When summer comes, the ants invade houses. Particularly bad are the Argentine ants, an invasive species which has spread all around the world. So what to do if your house gets swarmed? Spraying and laying commercial pesticides aren’t ideal because they are toxic and bad for the environment. A group at the University of California, Riverside led by post-doc Jia-Wei Tay are reinventing the way insecticides are delivered. The researchers created a hydrogel that has a very tiny, but effective dose of insecticide that targets ants, and biodegrades harmlessly. The hydrogel is made out of seaweed and inexpensive; it worked very well to reduce ant populations.
Insecticide sprays aren't ideal because they can kill helpful insects and contaminate the environment. Here is where the hydrogels come in. They are essentially little gel balls made from seaweed that have the consistency of jello. They contain sugar water (to lure the ants) and 0.0001 percent of the insecticide thiamethoxam. Because the concentration of the insecticide is so low, it is less harmful to other creatures. The seaweed based hydrogel decomposes naturally and is non-toxic.
"This is 100-fold less than it is used in a standard ant gel bait and 1,000 times less concentrated than spray insecticides containing thiamethoxam," lead author Tay said.
Once an ant finds one of the hydrogel balls, it drinks from the hydrogel and takes some of the liquid back to the nest where it is shared with other ants. The ant also creates a trail to the hydrogels that other ants will follow. The poison works slowly so that it can be spread between tens of thousands of ants in the span of a few days.
After 4 four weeks, the hydrogels reduced ant populations by 40 to 68 percent. Another treatment for a subsequent two weeks reduced the ant's populations by 61 to 79 percent. It is important that the hydrogels stay moist so that the ants are attracted to it. These hydrogels lose most of their water after the first 8 hours. The researchers are now looking to extend it for commercial use. For now, the hydrogels still worked because most (66%) of ants visited them within 4 hours after they were placed. Perhaps in the future ant pheromones could be incorporated into the hydrogel to make the search time even shorter.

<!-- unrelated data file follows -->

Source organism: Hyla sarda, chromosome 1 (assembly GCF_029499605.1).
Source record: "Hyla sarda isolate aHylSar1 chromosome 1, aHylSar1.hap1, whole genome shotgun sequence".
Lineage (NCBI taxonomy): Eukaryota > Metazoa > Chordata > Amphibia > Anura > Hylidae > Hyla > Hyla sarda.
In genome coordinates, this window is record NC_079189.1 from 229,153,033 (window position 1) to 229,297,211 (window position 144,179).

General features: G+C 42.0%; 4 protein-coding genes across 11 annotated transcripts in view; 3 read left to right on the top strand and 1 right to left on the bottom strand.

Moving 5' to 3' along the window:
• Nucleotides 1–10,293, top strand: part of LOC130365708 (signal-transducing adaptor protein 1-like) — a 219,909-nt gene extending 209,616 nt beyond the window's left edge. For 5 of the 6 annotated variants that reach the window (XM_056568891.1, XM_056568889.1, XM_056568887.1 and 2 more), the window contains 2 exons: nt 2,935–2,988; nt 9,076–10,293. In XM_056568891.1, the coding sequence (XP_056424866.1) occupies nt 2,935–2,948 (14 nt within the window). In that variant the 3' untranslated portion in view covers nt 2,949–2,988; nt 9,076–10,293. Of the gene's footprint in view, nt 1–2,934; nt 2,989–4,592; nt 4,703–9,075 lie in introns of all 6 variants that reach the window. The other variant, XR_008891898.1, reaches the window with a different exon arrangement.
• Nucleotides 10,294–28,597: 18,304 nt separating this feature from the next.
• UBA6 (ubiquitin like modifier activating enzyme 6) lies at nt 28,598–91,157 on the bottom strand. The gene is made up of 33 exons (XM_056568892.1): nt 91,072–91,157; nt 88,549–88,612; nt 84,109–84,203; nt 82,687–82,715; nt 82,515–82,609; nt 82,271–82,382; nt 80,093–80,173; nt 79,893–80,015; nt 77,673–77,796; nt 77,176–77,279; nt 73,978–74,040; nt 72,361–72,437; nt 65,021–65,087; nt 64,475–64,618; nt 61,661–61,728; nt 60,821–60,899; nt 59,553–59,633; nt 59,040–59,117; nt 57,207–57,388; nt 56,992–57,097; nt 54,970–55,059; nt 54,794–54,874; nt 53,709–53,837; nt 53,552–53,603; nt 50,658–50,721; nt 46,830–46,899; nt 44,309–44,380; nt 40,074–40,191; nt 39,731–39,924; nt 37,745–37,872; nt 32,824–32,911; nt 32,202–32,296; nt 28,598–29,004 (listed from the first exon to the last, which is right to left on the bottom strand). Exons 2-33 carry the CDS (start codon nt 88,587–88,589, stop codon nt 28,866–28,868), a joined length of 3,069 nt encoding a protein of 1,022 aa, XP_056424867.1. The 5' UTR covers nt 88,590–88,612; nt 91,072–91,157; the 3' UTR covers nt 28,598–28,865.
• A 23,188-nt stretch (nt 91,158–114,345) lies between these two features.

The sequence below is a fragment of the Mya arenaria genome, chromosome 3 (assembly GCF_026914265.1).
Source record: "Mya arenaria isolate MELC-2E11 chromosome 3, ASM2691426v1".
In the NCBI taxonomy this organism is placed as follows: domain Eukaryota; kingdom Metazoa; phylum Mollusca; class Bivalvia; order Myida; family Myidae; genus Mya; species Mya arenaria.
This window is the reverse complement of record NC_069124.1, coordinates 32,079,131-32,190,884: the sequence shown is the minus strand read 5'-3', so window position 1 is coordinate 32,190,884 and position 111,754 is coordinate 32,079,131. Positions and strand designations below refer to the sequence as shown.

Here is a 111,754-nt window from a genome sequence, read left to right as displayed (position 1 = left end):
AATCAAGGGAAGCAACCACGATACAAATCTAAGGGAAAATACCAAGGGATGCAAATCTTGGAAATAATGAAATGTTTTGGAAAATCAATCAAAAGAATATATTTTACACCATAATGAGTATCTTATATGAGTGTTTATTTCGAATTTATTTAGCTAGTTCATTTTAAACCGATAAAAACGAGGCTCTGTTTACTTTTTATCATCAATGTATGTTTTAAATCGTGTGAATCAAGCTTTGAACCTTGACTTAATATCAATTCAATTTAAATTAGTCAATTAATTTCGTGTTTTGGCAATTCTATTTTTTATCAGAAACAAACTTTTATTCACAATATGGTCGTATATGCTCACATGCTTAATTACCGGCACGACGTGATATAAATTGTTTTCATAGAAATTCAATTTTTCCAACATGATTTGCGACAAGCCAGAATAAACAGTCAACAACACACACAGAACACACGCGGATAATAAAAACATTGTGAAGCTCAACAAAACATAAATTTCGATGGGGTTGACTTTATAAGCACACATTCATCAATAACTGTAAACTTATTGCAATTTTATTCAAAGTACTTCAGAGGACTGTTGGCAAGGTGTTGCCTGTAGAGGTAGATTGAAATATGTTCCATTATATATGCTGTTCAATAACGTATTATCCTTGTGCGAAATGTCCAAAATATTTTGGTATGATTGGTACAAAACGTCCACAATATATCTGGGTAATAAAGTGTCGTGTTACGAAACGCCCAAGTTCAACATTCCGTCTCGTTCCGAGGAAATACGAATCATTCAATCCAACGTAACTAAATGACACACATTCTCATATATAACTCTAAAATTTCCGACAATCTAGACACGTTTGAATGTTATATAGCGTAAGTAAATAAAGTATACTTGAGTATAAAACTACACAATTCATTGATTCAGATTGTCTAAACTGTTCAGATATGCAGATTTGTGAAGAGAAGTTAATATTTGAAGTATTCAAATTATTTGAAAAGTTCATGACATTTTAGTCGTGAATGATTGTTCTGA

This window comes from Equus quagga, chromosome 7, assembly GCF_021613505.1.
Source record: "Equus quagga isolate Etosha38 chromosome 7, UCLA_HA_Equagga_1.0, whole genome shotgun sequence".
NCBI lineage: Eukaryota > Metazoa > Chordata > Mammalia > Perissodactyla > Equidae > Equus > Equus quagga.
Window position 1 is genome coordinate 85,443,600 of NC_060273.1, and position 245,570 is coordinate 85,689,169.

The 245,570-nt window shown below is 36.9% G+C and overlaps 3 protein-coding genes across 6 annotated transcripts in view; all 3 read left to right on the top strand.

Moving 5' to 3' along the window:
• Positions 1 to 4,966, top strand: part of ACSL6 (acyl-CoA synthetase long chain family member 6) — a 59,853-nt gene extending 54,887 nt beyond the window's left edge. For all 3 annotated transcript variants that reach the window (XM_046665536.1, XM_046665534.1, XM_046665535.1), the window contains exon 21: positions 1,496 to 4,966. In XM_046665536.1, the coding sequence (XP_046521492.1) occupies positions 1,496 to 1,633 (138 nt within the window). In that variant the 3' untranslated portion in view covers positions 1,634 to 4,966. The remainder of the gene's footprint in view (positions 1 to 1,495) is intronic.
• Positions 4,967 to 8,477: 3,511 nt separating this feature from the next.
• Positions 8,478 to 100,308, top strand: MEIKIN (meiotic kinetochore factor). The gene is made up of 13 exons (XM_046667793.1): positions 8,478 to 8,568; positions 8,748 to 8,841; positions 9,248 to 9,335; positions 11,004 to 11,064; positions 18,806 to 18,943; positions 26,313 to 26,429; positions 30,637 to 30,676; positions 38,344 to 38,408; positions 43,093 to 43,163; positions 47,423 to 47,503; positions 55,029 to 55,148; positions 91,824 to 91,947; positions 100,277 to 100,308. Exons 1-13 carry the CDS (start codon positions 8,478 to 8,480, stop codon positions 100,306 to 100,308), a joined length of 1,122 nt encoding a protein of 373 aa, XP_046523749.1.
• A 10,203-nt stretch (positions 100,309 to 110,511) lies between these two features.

Researchers are now looking to extend it for commercial use. For now, the hydrogels still worked because most (66%) of ants visited them within 4 hours after they were placed. Perhaps in the future ant pheromones could be incorporated into the hydrogel to make the search time even shorter.
"A 70 percent reduction is really successful, especially considering we are not spraying an insecticide but instead using a very targeted method that is better for the environment. With 70 percent control, homeowners really don't see any ants," said Dong-Hwan Choe, an assistant professor of entomology at UC Riverside.
The hydrogels could be used in houses and also in orchards, where Argentine ants are a real problem. The Asian citrus psyllid, a sap-sucking bug, severely damages citrus trees by spreading bacterial diseases. In California, predator wasps were released to kill the psyllid. However, the Argentine ants kill the wasps. Argentine ants also protect other pests from their natural enemies. Thye hydrogels could be very helpful to non-toxically protect citrus production. By removing the ants, natural predators can do their job getting rid of pests without interference. You could add in other insecticides or other target other organisms, the hydrogel system is not just limited to ants. The system is very versatile, you can change a lot.
Journal reference: Tay, J. et al., 2017. "Development of an alginate hydrogel to deliver aqueous bait for pest ant management." Pest Management Science.